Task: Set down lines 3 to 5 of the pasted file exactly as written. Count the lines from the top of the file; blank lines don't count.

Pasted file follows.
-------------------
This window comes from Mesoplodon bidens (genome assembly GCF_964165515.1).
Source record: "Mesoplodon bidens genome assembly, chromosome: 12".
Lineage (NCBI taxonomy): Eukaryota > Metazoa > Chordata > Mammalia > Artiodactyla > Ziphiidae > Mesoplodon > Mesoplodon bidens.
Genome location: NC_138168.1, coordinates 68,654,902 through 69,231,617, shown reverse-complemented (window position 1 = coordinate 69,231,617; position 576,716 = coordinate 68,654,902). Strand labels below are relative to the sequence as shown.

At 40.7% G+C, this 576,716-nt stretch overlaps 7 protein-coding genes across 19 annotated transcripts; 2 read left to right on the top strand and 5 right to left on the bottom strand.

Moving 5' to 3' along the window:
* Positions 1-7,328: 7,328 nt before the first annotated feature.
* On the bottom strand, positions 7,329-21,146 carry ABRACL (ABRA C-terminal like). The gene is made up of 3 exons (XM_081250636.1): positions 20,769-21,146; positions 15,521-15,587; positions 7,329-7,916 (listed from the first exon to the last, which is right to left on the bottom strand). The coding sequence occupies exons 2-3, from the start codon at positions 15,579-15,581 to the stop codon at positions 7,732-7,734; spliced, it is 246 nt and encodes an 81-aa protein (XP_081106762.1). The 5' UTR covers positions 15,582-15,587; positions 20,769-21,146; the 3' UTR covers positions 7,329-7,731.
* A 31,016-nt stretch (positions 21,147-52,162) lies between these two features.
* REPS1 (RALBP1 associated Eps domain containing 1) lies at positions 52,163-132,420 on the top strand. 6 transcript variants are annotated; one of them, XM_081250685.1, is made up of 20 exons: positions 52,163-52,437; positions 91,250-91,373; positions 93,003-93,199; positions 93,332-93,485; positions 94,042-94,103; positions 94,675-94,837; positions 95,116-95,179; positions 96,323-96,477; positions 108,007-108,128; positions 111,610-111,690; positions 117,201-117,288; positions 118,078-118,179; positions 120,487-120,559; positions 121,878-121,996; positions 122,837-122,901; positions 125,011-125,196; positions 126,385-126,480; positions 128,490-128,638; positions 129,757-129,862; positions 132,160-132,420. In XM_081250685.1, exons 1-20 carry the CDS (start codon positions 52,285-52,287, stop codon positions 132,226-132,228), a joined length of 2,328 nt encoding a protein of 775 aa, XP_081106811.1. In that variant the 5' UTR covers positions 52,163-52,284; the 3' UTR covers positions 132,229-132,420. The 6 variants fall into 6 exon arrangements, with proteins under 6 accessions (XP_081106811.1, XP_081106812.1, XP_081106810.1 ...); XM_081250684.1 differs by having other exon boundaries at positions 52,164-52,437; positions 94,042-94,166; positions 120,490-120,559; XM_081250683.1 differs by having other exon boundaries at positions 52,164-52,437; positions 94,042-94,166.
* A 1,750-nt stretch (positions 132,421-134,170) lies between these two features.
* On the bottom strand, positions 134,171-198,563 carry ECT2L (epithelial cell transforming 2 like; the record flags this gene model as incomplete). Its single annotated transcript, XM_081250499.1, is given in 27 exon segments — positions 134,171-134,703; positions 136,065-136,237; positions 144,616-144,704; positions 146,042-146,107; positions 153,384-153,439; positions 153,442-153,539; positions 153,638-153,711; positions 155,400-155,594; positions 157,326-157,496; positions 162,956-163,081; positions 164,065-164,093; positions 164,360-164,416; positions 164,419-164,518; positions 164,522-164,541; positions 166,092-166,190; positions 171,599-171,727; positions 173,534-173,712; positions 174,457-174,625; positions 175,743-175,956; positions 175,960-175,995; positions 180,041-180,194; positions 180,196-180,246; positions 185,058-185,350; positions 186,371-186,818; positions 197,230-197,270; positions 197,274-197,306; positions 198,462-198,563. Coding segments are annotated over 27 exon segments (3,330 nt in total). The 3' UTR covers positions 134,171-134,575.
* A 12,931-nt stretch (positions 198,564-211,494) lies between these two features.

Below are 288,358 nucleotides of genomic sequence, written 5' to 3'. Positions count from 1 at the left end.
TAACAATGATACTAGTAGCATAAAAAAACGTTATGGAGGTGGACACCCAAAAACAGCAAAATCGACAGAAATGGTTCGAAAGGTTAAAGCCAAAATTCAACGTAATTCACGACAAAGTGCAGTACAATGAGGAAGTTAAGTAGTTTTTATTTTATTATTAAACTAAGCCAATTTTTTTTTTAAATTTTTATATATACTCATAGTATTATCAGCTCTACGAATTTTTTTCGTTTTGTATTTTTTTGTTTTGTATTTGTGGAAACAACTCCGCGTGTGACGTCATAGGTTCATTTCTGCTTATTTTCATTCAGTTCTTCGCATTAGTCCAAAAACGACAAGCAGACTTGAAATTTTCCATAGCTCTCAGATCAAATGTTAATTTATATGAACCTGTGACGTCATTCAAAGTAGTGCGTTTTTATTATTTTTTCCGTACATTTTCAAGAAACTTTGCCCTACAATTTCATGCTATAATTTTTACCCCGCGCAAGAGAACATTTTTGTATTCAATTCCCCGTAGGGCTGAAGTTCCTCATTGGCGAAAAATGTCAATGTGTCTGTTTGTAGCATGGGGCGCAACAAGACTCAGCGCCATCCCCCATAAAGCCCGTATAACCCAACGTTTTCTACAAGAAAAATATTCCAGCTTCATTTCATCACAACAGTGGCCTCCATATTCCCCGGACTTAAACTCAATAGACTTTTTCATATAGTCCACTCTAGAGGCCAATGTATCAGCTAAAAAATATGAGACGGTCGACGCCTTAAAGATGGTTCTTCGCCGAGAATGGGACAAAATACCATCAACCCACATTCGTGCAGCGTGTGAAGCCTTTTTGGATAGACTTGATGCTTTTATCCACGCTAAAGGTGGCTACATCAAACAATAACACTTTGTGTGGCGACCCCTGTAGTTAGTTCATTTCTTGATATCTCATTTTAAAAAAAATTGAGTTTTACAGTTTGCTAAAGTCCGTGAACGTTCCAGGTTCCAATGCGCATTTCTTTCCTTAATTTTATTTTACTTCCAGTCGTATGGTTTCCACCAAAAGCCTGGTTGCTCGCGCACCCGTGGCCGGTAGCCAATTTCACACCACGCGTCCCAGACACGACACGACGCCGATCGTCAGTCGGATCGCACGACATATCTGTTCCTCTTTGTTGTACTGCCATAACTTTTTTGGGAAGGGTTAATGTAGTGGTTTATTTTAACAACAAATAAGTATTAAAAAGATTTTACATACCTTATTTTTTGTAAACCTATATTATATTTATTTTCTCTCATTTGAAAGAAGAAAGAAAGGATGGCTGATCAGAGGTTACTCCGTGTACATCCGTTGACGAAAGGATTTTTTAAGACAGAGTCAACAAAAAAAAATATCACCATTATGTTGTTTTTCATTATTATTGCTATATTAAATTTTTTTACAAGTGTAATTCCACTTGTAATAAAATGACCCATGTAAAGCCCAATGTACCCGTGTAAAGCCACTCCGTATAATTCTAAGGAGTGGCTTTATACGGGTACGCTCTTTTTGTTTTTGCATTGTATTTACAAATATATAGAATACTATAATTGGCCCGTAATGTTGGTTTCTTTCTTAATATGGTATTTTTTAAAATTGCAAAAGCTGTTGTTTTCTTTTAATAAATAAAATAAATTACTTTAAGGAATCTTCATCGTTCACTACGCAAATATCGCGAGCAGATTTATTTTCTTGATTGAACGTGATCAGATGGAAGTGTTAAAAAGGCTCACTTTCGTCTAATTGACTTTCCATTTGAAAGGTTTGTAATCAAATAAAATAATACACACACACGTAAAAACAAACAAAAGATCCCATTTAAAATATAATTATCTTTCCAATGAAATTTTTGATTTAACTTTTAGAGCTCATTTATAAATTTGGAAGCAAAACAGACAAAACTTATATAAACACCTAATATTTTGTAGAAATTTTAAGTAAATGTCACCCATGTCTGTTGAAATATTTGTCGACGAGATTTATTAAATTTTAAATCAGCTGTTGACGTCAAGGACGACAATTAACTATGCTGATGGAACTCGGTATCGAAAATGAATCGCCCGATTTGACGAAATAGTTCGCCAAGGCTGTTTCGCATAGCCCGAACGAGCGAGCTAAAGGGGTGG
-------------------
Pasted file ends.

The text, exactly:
Lineage (NCBI taxonomy): Eukaryota > Metazoa > Chordata > Mammalia > Artiodactyla > Ziphiidae > Mesoplodon > Mesoplodon bidens.
Genome location: NC_138168.1, coordinates 68,654,902 through 69,231,617, shown reverse-complemented (window position 1 = coordinate 69,231,617; position 576,716 = coordinate 68,654,902). Strand labels below are relative to the sequence as shown.

At 40.7% G+C, this 576,716-nt stretch overlaps 7 protein-coding genes across 19 annotated transcripts; 2 read left to right on the top strand and 5 right to left on the bottom strand.